On the same afternoon that two bond rating agencies downgraded Connecticut, a third chimed in about the effect of state budget woes on municipalities.
S&P Global Ratings and Fitch Ratings delivered haymakers almost simultaneously on Thursday, both lowering Connecticut's general obligation bonds to AA-minus from AA. S&P revised its outlook to stable from negative at the new rating, while Fitch maintained its stable outlook.
Later Thursday, Moody's Investors Service warned that three of the state's biggest cities – Bridgeport, Hartford and New Haven – were exposed to the state's fiscal stress because of their reliance on state aid.
S&P and Fitch called out Connecticut for its budgetary stress, which could further impair the state in an economic downturn.
Moody's and Kroll Bond Rating Agency assign Aa3 and AA ratings, respectively, for Connecticut GOs, both with continued negative outlooks. The rating reviews, all of which called out Connecticut for a lagging economy, high fixed costs relative to the budget and vulnerability to a downturn, preceded the state's plans to sell roughly $511 million of refunding GOs the week of May 23.
State aid, said Moody's, accounts for an average 47% of revenues for Connecticut's three biggest cities, all of which are highly leveraged with debt per capita above $4,000, well beyond the state average of $2,324.
"Although the amended fiscal 2017 budget is favorable to these cities, future declines in state aid would be troublesome … given their sluggish tax base growth, lagging economies, low income levels, and challenges to property tax increases," said Moody's.
Intergovernmental aid accounted for about half of Hartford's revenues, said Moody's, which culled January 2016 data from the state Office of Policy and Management's Municipal Fiscal Indicators database, and from Comprehensive Annual Financial Reports.
Hartford Mayor Luke Bronin acknowledged that the state's problems and those of his city are intertwined.
"The state has made some very difficult decisions and very painful cuts to adjust to a new fiscal reality," he said in an interview. "Obviously, Hartford's fiscal stability is closely tied to the state's. Both the city and the state are facing big challenges that are going to continue to require tough decisions."
Hartford, the state capital, received two downgrades this spring. S&P lowered its GOs to A-plus from AA-minus while Moody's dropped it to Baa1 from A3.
Bronin submitted a bare-bones $557 million budget last month to Common Council, which would close a $48.5 million deficit through $16.5 million in union concessions and $15.5 million in service cuts, an $11.5 million depletion of the state's rainy-day fund and a $5 million land transfer.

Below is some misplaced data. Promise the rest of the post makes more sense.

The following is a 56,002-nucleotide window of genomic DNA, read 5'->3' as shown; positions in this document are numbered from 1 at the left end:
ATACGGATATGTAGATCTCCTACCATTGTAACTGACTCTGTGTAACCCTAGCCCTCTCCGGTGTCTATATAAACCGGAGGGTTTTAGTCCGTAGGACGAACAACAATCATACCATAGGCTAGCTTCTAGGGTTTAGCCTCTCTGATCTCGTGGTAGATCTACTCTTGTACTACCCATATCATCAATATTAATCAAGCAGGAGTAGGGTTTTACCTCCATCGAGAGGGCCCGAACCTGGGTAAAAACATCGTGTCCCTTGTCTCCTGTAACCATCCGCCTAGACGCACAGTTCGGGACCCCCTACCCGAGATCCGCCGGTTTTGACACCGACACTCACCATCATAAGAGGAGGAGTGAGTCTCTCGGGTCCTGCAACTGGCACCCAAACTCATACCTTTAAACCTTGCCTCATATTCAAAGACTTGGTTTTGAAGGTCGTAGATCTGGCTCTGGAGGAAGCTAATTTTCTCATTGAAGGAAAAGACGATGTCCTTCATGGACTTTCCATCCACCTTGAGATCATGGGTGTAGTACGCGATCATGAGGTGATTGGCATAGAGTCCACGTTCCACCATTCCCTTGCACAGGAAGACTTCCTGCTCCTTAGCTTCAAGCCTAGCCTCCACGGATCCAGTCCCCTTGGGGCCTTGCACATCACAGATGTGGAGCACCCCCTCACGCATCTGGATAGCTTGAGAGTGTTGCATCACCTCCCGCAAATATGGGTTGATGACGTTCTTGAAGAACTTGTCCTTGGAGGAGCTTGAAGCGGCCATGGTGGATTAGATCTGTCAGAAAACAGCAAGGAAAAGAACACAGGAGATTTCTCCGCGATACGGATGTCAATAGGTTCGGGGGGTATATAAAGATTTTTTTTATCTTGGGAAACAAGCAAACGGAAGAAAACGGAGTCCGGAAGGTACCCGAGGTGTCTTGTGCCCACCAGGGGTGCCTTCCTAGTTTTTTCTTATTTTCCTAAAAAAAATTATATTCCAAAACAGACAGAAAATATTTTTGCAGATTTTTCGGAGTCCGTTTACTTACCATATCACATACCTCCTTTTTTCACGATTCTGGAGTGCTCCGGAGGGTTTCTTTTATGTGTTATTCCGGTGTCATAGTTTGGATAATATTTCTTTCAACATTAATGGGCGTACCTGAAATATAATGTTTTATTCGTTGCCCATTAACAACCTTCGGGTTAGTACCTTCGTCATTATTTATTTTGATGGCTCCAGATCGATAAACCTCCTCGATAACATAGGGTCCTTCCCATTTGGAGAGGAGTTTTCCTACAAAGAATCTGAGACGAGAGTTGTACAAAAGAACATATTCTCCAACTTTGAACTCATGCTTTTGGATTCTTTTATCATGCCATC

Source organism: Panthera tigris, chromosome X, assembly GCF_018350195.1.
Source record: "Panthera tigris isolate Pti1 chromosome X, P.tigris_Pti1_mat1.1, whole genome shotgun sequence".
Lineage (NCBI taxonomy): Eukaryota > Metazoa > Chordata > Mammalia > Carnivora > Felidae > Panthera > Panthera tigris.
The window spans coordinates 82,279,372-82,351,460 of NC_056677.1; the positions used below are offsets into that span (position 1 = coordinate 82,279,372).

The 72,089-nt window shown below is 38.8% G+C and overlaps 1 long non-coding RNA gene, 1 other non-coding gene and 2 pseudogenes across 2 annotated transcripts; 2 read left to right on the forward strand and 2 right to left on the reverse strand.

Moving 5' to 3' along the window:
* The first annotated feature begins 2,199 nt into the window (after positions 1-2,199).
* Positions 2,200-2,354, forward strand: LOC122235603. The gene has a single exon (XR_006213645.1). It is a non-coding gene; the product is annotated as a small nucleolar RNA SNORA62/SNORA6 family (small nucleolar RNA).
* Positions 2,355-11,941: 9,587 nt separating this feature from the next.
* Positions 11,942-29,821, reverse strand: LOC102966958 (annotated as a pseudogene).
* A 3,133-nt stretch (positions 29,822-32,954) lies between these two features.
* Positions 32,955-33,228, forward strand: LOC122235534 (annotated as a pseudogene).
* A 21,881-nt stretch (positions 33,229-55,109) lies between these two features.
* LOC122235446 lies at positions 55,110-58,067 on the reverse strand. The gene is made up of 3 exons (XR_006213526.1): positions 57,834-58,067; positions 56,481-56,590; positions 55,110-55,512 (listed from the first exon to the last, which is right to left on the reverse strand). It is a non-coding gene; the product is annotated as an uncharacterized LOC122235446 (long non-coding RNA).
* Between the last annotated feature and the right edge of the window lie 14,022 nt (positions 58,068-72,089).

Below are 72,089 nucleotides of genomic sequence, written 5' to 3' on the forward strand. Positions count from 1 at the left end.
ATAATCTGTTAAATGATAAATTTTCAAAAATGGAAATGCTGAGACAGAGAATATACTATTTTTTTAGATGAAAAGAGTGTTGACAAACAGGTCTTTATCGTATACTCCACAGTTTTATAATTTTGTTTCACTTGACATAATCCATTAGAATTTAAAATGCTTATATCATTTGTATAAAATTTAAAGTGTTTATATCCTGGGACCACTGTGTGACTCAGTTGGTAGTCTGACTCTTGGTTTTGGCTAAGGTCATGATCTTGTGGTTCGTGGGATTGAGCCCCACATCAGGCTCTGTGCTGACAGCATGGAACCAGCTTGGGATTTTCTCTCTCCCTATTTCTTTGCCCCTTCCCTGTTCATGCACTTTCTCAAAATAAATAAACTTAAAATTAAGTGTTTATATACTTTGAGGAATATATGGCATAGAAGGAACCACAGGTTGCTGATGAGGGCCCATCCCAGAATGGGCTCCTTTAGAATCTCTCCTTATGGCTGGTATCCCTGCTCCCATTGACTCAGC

"We're not afraid of doing the tough things we have to do, but that said, we have reached our limit on our ability to raise money within our revenue structure," Bronin said.
The city's property tax mill rate stands at a high 74.29.
"It's not a lack of political will," said Bronin. "We can't cut our way through this problem and we can't tax our way through it."
Bronin, the former chief counsel to Gov. Dannel Malloy, succeeded five-year Mayor Pedro Segarra in January.
"Neither the downgrades nor the comments surprised us," Bronin said. "We expected them. We were all looking at the same numbers."
He and his staff immediately found the numbers were much worse than imagined.
"A few things jumped out at us, notably, the previous administration lowballed some numbers like police overtime costs. They also reported built-in savings that weren't real, like health care."
Also worrisome, he said, was the dramatic rise in debt service from previous restructurings. The city, according to Bronin, is on the hook for $30 million in fiscal 2017 followed by $45 million and $58 million in the immediate out years.
By contrast to the biggest cities, said Moody's, the majority of Connecticut's local governments should weather state budgetary challenges because of property tax stability and reliance on state aid. Most derive more than 70% of their revenues from property taxes, which Moody's called "a stable and generally predictable revenue source."
In addition, said Moody's, most municipalities rely far less – 22% on average – on government aid, mostly from the state. "This largely insulates them from declines in the state's primary sources, income and sales taxes, which are heavily exposed to an economic downturn."
Thursday's double downgrade for Connecticut triggered a variety of responses.
"We wonder if Pennsylvania is next up in the state downgrade column," said Alan Schankel, a managing director at Janney Capital Markets, noting that ratings reviews of the Keystone State will precede its planned June 1 GO sale.
Connecticut Treasurer Denise Nappier said her office expects no significant effect on pricing for the upcoming sale, "given that investors already have factored in the negative outlooks in place since last summer."
According to state budget director Benjamin Barnes, two of the four bond agencies affirming their ratings provided encouraging news.
"We have worked hard to strengthen the state's fiscal picture as Connecticut adjusts to the new economic reality," he said. "The budget adopted by the General Assembly last week helps move us in that direction."
State Sen. Scott Frantz, R-Greenwich, a frequent critic of the Malloy administration, said the downgrades came "as no surprise in the context of continuously poor budgeting in the state capitol and a refusal to address serious long term structural issues. "
He added: "After the two highest tax increases in state history, the last two budgets have been out of balance by nearly a billion dollars each year because the tax base is eroding due to high rates."